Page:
“Your parents thought about it, and the name they came up with for their child was Bruiser?”

  “Aren’t you a judgy little thing? Since you’re so curious about my upbringing, no. They named me Horace, which got me taunted as a kid until I grew big enough to beat the shit out of my bullies. They were the ones who gave me the name Bruiser.”

  “I didn’t mean to…” She inhaled deeply and started again. “I’m sorry. It’s been a long day, and this place,” she said, holding her hands up helplessly, “wasn’t what I expected it to be.”

  “I’d imagine not. Wait here, and I’ll get someone who can help you.” The corner of his lip twitched as he turned and strode to the trailer next door. “Connor,” he called, banging on the metal side of the house. “Need your help with something.”

  “What the fuck, Bruiser?” a man called from inside. He ducked under the too short door, buckling his belt with a look of pure fury on his face. “Today is one of my days off. All I ask is for one day where I don’t have to wear any gosh danged…” His eyes drifted to her, and he froze. “Pants,” he finished. He was all ruffled blond hair and bewildered green eyes.

  Brooke snorted. Really, she tried to hide the laugh, but she hadn’t known there was such a thing as a pants-off day.

  “It’s not funny,” he muttered, gripping the railing of his porch. “What do you want?”

  “Uhh, a friend of mine rented a house for me. Bruiser over here tells me I have the right address, and that you can help me.”

  Connor’s eyes went wide. “Brooke Belle?”

  Her heart sank to the toes of her sneakers. “That would be me.”

  “Holy shit, you showed up. And early. You weren’t supposed to be here until next week. Hypothetically. If you showed up.” He frowned. “Which I never thought you would actually do, because look around. This ain’t ideal for a vacation.”

  “That’s what I said, and what are you talking about?” Bruiser asked, crossing his arms over his chest again until his biceps flexed. “No women up here. You know the rules. We aren’t into renting to strangers, either. Especially not high fallutin’ city slickin’ judgy judgertons like this one. No offense,” he said as he flicked his attention to her, then away.

  “None taken.” She didn’t want to hunker down in hillbilly town any more than Bruiser wanted her here.

  Connor took his time looking her up and down. Suddenly feeling vulnerable, she swallowed hard and clasped her hands in front of her thighs.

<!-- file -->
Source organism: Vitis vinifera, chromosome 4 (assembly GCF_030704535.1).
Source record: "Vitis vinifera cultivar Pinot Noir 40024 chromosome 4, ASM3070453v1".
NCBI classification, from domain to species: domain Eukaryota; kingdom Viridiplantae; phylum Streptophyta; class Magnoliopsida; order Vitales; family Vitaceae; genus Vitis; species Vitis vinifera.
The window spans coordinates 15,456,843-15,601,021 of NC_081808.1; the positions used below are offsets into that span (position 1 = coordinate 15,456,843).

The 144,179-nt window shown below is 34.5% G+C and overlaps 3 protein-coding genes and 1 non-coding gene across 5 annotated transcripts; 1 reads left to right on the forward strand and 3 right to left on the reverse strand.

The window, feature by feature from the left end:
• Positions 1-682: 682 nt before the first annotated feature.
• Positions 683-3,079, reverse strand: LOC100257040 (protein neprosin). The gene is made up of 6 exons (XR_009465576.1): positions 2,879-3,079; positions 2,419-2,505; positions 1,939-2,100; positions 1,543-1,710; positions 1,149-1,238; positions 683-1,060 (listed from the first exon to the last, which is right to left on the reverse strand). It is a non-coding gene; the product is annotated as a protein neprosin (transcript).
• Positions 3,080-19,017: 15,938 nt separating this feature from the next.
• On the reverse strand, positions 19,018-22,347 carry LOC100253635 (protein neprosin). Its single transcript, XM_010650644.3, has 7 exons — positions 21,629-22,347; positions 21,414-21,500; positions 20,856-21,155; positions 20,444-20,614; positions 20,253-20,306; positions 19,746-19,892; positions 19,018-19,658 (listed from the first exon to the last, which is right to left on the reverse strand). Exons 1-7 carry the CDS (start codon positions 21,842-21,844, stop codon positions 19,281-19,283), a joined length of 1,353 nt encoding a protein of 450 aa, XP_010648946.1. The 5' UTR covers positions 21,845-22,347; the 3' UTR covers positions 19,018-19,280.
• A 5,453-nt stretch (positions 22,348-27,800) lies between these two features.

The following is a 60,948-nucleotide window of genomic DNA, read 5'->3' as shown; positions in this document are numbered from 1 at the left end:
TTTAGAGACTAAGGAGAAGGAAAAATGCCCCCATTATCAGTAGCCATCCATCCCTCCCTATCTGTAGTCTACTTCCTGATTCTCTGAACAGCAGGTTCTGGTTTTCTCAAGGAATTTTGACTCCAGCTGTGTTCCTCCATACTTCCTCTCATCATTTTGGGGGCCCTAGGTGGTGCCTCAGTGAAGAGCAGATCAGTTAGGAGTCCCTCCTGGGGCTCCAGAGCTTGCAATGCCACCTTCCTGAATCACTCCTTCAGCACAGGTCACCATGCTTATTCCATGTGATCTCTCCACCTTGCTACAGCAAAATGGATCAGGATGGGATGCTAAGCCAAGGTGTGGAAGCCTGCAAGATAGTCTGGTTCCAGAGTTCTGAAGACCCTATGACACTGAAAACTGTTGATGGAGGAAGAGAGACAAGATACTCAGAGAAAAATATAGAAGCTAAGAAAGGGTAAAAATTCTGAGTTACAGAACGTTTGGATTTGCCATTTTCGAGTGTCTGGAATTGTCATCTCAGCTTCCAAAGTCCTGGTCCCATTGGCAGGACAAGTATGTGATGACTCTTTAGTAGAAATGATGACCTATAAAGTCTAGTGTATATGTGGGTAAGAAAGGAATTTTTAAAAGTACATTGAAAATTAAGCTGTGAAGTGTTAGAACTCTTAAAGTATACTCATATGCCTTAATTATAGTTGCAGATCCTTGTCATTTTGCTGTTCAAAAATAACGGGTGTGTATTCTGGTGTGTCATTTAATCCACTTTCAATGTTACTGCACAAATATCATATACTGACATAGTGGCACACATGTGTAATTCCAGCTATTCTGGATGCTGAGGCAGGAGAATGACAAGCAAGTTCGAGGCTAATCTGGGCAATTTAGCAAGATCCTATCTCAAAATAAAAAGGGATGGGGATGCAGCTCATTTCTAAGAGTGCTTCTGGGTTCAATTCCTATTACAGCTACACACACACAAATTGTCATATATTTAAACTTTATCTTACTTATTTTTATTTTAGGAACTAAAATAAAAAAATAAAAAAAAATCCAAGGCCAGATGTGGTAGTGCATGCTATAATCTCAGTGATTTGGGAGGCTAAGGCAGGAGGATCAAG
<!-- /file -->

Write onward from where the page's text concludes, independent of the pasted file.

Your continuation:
“Meredith sent her,” was all Connor said before he stepped lightly down his porch stairs and sauntered over to the office where she stood.

  She could’ve sworn he sniffed her hair as he passed to pull the front door open. Creepy.

  Bruiser chuckled. His chuckling then turned to laughter as he bent at the waist and locked his hands on his knees, chortling until he wheezed. The ass. “Ho!” he said, standing and wiping moisture from the corners of his eyes. “Tagan is going to lose it when he finds out about her.” Bruiser pointed to Connor and grinned. “He’s gonna bleed you.”

  “Shut up,” Connor muttered, then disappeared inside.

  Talk of bleeding people jacked up Brooke’s discomfort another notch. She took a seat in front of the desk in a cracked faux leather chair that Connor had pointed to.

  He sank into a matching seat behind the desk. “You got a boyfriend back hom


  “A boyfriend, a lover, bedmate, whatever. You got a man waiting for you?”

  “That’s none of your business.”

  Connor was trouble. If she hadn’t suspected his unwanted intentions before, this question would’ve sealed it. She definitely wasn’t looking for any male attention. “I should go.” She should’ve left the second she saw the sign for the mobile park. Now, she’d lost precious minutes of daylight.

  “Pipe down. I’m not asking for me. Well,” he said with a wink. “Not only for me.”

  “Bruiser’s not my type,” Brooke gritted out.

  “Fair enough,” he murmured as he rifled through a desk drawer. “Here.” He tossed her a key, which she wasn’t ready for and dropped on the floor. “Nice reflexes.”

  To hide her irritation from the idiot behind the desk, she leaned over to retrieve the key, giving the carpet a dirty look. “Thanks, but no thanks. I really should be going. Meredith made some sort of mistake. I don’t belong here.”

  “Damned straight you don’t, but unless you want to navigate back roads in the dark, I’d suggest you make yourself cozy in trailer 1010.”